This school fought dwindling funds to keep hope of education alive in Karnataka village

The school, run by BMV Education Trust named after Bharat Ratna M Visvesvaraya, was founded in the 1980s

(July 24, 2022)

Basavaraj returned to Bhaktharahalli, a village in Karnataka’s Bangalore rural district, four years ago as a science graduate to teach at his village school. People of his parents’ generation had to walk kilometres to reach a high school, Basavaraj was thanking his stars for this opportunity.

The way was paved for Basavaraj and 600 other graduates from villages around Bhaktharahalli to aspire for and obtain education through the village’s BMV Primary and High School, which narrowly escaped closure in 2008 due to lack of funds.

The school, run by BMV Education Trust named after Bharat Ratna M Visvesvaraya, was founded in the 1980s by Kalappa Lakshmaiah and his friends from the village as a gift to young boys and girls of the village who had to walk at least 10 km to reach the nearest high school.

The school became a reality but with limited resources, it ran into financial problems. The state government was supporting them with funds for primary education but the Trust was finding it difficult to run the high school.

Lakshmaiah, now Founder Secretary of the trust, recalls the tough times. “We did not have enough money to even pay salaries. We were on the verge of closure.”

As the school was on the brink of closure, the Trust collaborated with Smile Foundation’s ‘Change the Game India’ programme where Lakshamaiah and others got training in how to raise funds, organise programmes and others. “We managed to raise funds and are now running. We have 18 staff, including 15 teachers,” Lakshmaiah said.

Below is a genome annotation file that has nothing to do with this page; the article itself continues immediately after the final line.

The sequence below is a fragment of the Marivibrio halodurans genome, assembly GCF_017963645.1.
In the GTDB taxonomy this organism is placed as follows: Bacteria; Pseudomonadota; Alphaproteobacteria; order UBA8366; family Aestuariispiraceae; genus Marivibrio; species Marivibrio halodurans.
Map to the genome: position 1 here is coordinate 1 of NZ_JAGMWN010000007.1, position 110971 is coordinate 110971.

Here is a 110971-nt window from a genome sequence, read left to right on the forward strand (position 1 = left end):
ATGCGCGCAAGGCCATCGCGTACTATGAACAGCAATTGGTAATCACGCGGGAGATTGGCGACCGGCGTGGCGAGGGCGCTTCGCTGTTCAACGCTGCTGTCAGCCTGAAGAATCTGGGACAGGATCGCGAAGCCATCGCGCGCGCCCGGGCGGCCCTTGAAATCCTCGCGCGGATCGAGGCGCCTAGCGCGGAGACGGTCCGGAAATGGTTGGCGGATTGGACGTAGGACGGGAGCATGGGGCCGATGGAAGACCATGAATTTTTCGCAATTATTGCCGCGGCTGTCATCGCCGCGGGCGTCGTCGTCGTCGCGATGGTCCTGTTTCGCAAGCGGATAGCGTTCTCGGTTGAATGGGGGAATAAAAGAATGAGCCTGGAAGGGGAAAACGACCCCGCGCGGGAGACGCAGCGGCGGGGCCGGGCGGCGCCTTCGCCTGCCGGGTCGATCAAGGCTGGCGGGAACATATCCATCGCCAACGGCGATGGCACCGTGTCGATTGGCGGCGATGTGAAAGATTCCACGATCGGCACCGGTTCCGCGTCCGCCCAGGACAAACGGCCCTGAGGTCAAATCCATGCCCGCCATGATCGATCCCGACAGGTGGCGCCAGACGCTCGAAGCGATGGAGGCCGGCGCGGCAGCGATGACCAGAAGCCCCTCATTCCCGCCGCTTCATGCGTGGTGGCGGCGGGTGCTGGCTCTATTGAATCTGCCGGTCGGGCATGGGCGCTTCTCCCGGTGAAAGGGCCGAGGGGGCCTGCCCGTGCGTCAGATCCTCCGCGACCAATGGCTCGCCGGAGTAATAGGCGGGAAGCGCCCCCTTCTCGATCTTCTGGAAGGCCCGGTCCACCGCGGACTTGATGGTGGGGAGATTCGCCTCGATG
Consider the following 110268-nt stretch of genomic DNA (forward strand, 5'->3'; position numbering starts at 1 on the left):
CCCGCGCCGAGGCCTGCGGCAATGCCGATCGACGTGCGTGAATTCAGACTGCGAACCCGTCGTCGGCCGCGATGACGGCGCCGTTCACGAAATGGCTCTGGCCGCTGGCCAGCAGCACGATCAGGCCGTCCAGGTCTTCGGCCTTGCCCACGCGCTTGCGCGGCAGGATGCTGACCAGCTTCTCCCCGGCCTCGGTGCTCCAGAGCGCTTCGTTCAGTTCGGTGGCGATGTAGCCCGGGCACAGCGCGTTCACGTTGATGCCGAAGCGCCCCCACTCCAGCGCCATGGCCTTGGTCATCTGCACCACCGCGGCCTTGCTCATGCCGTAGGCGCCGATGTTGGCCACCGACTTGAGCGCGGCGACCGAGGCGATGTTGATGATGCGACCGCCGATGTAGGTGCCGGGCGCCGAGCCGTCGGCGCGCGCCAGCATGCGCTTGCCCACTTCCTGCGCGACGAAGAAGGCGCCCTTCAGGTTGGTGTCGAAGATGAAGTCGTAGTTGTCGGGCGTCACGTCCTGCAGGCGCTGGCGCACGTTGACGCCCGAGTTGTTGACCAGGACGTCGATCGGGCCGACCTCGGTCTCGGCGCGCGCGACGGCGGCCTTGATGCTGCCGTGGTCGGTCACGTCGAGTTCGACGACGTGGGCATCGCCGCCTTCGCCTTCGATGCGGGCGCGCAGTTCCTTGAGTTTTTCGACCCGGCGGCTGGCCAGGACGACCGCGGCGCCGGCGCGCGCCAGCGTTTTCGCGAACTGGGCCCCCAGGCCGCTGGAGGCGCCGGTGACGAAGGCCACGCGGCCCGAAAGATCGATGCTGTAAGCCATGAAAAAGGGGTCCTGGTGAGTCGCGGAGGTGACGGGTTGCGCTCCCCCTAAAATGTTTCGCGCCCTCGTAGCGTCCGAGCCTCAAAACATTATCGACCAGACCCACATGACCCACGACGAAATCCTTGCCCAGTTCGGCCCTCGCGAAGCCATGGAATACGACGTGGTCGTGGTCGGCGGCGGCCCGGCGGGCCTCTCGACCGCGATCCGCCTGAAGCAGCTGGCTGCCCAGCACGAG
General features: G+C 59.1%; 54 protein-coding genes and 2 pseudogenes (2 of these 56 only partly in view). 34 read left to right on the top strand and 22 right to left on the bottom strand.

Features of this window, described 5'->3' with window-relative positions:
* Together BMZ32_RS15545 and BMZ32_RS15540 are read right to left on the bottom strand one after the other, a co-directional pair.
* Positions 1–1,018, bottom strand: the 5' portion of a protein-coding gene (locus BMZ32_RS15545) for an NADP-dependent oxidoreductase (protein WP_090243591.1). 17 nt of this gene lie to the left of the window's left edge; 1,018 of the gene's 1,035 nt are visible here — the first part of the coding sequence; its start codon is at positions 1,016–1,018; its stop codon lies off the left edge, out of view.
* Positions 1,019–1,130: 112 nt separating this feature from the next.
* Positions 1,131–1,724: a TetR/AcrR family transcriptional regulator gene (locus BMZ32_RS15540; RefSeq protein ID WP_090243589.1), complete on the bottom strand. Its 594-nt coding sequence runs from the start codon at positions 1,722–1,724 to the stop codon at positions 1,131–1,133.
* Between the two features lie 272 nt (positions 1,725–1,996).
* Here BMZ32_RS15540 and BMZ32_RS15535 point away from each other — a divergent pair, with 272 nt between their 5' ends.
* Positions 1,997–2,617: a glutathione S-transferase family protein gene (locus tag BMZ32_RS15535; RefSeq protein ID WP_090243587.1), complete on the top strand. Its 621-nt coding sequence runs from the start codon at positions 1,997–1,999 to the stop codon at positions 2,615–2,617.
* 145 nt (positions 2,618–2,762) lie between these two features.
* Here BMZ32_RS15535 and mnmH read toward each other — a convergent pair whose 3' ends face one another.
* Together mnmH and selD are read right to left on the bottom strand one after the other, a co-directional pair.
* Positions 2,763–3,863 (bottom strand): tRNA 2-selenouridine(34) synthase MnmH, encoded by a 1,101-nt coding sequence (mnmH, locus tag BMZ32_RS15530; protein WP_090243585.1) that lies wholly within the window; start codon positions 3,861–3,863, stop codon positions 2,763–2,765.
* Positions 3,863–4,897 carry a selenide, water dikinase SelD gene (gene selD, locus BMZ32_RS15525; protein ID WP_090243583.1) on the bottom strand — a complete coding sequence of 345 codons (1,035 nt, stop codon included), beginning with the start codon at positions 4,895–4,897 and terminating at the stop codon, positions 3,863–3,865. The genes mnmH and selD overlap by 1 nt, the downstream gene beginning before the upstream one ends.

The impact of the school in the village is huge, Lakshmaiah told DH. He proudly recalls that most of those who have got degrees in the village over the years are young women. He says the school also managed to curb the practice of child marriage to a very large extent as girl students are specifically made aware of the problem of child marriages.

“We have 300 students from the 4-5 villages around Bhaktharahalli now. We hope to grow more,” he said.

Smile Foundation Co-Founder and Executive Trustee Santanu Mishra said their idea is to work with community-based organisations and social entrepreneurs through the ‘Change the Game India’ programme. “I believe this is the best way to bring sustainable change at the grassroots because these organisations have the last mile connectivity to implement welfare programmes and government schemes effectively,” he said.

“In the last two decades, we have worked with a large number of CBOs, not just training them but also hand-holding them at every step. Through Change the Game India we are taking forward this vision of enabling and empowering many more community initiatives,” he added.

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